After a week or so Frýd reported to me that there was a club but they could not risk associating with an American diplomat…but there was a professor of physical education at the university, Emil Dostál, who before the Soviet invasion had visited track teams on American campuses and who would be willing to run with me.
Several afternoons later I called on the professor at his apartment and he took me on a run, a longer one than I was used to, along the trails in the nearby Kunratice forest park. He gave me a copy of his new book, Běh pro zdravi (“Run for Health”), the first Czech book on jogging. And he urged me to take part in the annual race along the Kunratice trails that was coming up soon.
The race was, and is, called the Velká kunratická, the Great Kunratice. It has been run since 1934 in the old park at Kunratice, on the edge of Prague, where King Vaclav IV built a country castle in 1412. The race was an offshoot of the Sokol, the great Czech athletic and patriotic organization that both the Nazi and Communist regimes closed down, but it has been run every year without interruption for over eight decades.
It was early on the chill morning of November 11, 1972 that I first ran in the Velká kunratická, together with fifteen hundred other runners, all Czechs but for me and, I learned later, two Swiss men. I had run the route once, slowly, with Dostál, so I knew what was coming. Almost all the route was a narrow forest path, with just a few stretches of dirt road, so the runners set off in pairs. It was not a long route, just 3.6 kilometers, about two and a quarter miles; but there were four hills to climb and three streams to jump or ford. Dostál placed himself toward the first to take off. I looked at all the trim younger runners and took a place far back.
My fellow runner, in his forties lke me, and I shook hands and we started off. In a minute or two he was far ahead. The first hill was not bad but the second hill was steep and slippery, covered with loose shale that in turn was covered with fallen leaves. Most of us ascended it on all fours; I see in a YouTube video of the 2016 race that that’s still the mode. I managed to jump across two of the streams, splashed through the icy water of the third, and finished!
Some days later Emil Dostál gave me a copy of the booklet with the race results. I had finished 89th out of 118 runners in the 40-to-50 age group. Not too bad, maybe, for my first race. Perhaps next year I could do better—and I did, running together with Bill Farrand; but I no longer have a copy of those results. The 1972 booklet listed the runners by name and organization. I was amused to see that my name was given as Scott, which is my middle name, and my organization as Bridges. Did that confuse the cops? I doubt it, but there is nothing about the Velká kunratická in my StB file.
My wife and children and I also did a lot of weekend hikes in, to use Smetana’s title, Bohemia’s woods and fields. We soon decided that the Czech system of trails must be the best in Europe. They were, and are today, well marked and maintained by volunteers from the Czech Hiking Club or KČT. The KČT was founded long ago, in 1888, by a businessman named Vojta Náprstek who came back to Prague from years in Milwaukee, determined to make Czechs as good walkers as he had found our Midwesterners to be. Today, I think, the Czechs by and large are better hikers than Americans.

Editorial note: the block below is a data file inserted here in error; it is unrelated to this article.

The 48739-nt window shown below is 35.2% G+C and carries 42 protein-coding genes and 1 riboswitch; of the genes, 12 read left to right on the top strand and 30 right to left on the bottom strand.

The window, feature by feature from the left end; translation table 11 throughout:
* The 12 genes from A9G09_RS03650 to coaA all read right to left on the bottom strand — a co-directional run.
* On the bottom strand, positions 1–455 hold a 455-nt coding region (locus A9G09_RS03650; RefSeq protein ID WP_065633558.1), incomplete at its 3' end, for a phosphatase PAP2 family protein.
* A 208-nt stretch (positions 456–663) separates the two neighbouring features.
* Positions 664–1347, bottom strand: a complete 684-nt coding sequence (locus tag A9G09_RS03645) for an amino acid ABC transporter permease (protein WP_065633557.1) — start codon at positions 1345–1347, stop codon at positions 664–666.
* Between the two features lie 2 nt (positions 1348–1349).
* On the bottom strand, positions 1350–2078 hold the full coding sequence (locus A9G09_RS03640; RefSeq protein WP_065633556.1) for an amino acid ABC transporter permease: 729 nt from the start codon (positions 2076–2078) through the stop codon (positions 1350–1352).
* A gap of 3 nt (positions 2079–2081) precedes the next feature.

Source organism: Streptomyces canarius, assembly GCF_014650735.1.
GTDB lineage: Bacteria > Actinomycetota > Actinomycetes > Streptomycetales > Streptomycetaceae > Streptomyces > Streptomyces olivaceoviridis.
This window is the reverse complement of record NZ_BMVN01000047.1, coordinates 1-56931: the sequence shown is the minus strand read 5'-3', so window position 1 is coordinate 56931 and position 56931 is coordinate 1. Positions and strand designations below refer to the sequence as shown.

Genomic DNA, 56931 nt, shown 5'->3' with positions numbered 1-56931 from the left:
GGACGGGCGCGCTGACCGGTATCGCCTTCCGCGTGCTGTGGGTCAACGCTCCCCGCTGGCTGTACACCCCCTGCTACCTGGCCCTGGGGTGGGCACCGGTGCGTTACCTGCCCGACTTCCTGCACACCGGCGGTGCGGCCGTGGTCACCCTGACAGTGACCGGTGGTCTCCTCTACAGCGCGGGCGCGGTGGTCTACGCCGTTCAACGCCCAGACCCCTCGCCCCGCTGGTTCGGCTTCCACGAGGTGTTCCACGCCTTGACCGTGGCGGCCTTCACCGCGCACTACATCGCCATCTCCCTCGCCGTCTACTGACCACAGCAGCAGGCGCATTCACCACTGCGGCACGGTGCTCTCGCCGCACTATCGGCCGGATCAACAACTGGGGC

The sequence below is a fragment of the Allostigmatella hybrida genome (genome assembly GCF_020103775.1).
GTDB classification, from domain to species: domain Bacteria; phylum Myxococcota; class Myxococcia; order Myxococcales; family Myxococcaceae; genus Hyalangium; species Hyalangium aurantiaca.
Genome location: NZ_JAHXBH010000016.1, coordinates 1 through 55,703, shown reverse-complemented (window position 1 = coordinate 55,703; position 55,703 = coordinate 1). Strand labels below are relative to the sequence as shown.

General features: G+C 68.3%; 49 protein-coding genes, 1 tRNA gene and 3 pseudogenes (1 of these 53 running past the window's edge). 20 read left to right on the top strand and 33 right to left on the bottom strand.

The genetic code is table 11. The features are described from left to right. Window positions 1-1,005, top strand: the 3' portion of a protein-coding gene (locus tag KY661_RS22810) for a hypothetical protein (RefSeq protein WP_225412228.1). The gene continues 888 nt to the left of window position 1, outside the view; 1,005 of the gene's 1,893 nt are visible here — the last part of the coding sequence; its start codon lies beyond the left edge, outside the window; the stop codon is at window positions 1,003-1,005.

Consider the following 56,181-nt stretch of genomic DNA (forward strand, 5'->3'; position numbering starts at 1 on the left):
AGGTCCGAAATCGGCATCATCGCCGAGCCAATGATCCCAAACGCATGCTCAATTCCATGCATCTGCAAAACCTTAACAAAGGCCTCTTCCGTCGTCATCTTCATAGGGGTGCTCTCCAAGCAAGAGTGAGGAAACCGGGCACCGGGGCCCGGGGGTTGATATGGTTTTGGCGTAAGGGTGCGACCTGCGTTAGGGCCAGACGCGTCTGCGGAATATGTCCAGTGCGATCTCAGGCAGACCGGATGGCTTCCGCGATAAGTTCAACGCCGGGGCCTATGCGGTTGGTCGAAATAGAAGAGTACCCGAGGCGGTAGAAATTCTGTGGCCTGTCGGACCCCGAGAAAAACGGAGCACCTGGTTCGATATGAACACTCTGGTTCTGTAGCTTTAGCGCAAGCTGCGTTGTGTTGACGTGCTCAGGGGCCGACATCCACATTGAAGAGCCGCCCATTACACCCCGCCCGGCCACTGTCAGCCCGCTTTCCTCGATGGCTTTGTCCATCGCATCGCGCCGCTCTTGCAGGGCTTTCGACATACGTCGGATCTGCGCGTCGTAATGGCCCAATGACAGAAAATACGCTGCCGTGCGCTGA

One weekend Mary Jane and I reached the summit of Sněžka, the highest mountain in the Czech lands, just a mile above sea level but a climb of 2,800 vertical feet. The summit, above tree line, is on the border with Poland. When we reached the top on a summer Sunday there were dozens of hikers on either side of the border who wanted to fraternize but were being kept apart, rudely, by policemen armed with rifles. So much for what Moscow described as the “fraternal socialist camp.” It was an unpleasant scene.
We soon turned down the trail that followed a grassy ridge west for six miles to the old resort town of Špindlerův Mlýn. Here at the Hotel Savoy, in 1922, an ailing Franz Kafka had stayed for several months writing The Castle. When we reached the town I admit I did not think of Kafka, but of finding, as we soon did, a little inn that sold liters of draft Pilsener.
My longest hike was through the Mácha country. That is the poet Karel Hynek Mácha, whom the Czechs with good reason compare to Byron, Keats and Shelley, and who died of pneumonia in 1836 at the age of 25. HIs greatest poem, “May,” is set at Bezděz, a thirteenth-century castle above a lake in northern Bohemia. Mácha was a strong hiker and loved the region, which is often called after him the Máchův kraj. There was, I learned, a 30-kilometer trail that retraced a walking route he had taken. In the late summer of 1973, when I had come back from a vacation in Italy but my family was still there for a couple of weeks more, I decided to walk Mácha’s path.